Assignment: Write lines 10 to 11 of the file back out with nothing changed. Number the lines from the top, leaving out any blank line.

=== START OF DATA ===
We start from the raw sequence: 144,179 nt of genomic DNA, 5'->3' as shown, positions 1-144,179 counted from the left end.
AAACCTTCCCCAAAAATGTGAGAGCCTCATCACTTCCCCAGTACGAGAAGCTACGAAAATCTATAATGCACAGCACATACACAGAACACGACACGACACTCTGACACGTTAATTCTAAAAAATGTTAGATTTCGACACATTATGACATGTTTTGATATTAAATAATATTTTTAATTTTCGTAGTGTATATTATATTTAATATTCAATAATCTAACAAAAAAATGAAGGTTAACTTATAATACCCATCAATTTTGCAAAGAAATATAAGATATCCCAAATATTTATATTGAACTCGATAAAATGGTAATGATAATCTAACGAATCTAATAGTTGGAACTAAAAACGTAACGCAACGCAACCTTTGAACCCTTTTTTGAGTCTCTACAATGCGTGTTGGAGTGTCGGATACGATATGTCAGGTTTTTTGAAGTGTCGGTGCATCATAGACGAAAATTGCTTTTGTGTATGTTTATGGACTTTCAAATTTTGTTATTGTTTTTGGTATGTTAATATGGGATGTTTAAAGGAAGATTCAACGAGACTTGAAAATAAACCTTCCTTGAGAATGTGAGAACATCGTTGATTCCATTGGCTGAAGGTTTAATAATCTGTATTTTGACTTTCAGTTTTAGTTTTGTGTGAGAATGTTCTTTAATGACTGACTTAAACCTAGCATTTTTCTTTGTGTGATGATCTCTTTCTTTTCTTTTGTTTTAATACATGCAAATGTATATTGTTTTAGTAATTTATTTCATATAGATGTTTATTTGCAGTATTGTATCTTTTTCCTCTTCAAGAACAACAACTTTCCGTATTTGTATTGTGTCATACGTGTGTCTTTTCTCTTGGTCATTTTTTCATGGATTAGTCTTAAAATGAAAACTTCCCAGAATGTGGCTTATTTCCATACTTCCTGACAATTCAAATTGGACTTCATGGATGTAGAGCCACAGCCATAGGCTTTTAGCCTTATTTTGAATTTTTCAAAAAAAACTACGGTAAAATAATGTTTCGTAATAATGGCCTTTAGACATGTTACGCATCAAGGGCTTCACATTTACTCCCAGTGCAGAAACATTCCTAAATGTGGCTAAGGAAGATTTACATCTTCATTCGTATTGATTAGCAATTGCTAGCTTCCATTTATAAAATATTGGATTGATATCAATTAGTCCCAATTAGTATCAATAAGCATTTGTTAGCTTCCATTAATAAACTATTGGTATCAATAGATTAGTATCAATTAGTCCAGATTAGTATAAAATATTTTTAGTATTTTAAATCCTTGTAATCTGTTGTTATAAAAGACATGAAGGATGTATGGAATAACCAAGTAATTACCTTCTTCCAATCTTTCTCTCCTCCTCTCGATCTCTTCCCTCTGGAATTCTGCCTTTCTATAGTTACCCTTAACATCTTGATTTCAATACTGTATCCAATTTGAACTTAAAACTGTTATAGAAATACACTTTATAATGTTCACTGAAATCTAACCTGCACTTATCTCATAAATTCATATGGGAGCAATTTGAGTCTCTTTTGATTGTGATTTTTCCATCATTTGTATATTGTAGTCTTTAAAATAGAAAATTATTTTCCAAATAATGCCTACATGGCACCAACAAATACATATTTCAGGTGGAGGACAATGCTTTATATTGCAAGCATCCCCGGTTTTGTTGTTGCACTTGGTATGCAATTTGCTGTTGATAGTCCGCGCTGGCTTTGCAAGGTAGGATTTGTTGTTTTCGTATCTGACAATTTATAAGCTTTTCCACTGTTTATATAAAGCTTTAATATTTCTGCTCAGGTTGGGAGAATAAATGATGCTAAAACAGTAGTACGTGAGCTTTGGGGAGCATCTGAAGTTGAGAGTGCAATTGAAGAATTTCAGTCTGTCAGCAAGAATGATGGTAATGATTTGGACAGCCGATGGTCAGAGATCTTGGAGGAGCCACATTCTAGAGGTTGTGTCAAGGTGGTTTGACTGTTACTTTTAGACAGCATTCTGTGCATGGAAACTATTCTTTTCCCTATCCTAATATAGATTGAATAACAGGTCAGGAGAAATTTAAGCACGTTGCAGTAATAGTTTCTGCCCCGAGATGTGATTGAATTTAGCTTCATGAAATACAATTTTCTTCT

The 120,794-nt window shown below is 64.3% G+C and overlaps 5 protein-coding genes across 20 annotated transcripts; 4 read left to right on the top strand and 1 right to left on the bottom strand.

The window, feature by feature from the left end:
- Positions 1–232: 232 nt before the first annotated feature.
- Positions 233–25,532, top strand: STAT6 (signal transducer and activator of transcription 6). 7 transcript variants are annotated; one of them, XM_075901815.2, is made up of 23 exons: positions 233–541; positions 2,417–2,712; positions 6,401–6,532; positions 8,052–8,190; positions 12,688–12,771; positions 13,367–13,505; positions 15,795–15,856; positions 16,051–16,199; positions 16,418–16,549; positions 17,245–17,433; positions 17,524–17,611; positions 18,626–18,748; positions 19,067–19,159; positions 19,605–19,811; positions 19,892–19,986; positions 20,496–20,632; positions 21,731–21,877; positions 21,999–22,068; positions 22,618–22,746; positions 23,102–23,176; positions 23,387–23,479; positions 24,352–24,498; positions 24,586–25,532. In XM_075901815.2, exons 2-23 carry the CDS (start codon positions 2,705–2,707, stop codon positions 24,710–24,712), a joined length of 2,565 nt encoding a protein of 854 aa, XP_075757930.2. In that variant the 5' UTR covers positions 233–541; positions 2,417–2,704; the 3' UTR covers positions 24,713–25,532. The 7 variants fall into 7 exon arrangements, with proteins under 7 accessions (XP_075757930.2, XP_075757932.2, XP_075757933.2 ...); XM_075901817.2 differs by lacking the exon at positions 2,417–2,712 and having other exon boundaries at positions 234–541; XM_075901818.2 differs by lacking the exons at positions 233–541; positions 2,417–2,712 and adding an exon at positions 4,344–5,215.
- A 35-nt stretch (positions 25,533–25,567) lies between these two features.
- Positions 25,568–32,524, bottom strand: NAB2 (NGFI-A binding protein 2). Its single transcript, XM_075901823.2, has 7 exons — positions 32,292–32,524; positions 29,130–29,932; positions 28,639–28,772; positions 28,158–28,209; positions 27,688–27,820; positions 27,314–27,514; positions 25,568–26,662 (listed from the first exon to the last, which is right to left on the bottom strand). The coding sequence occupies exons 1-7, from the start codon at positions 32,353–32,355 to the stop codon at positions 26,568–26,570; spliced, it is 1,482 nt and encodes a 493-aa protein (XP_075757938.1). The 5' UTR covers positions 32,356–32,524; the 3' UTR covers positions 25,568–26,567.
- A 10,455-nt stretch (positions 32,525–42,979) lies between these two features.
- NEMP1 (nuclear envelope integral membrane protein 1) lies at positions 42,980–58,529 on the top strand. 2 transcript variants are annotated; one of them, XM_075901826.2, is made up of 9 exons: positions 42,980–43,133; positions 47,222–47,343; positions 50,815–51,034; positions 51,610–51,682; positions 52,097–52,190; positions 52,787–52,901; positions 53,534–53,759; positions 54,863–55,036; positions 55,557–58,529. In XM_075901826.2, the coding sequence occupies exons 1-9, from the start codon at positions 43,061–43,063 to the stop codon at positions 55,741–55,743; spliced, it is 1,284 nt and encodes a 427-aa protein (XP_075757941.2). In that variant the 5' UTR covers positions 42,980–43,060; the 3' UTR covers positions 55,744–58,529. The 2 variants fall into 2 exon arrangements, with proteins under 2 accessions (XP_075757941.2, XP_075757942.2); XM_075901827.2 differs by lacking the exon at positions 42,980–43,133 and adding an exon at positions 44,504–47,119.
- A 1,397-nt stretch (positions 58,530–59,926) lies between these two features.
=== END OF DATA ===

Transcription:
- NEMP1 (nuclear envelope integral membrane protein 1) lies at positions 42,980–58,529 on the top strand. 2 transcript variants are annotated; one of them, XM_075901826.2, is made up of 9 exons: positions 42,980–43,133; positions 47,222–47,343; positions 50,815–51,034; positions 51,610–51,682; positions 52,097–52,190; positions 52,787–52,901; positions 53,534–53,759; positions 54,863–55,036; positions 55,557–58,529. In XM_075901826.2, the coding sequence occupies exons 1-9, from the start codon at positions 43,061–43,063 to the stop codon at positions 55,741–55,743; spliced, it is 1,284 nt and encodes a 427-aa protein (XP_075757941.2). In that variant the 5' UTR covers positions 42,980–43,060; the 3' UTR covers positions 55,744–58,529. The 2 variants fall into 2 exon arrangements, with proteins under 2 accessions (XP_075757941.2, XP_075757942.2); XM_075901827.2 differs by lacking the exon at positions 42,980–43,133 and adding an exon at positions 44,504–47,119.
- A 1,397-nt stretch (positions 58,530–59,926) lies between these two features.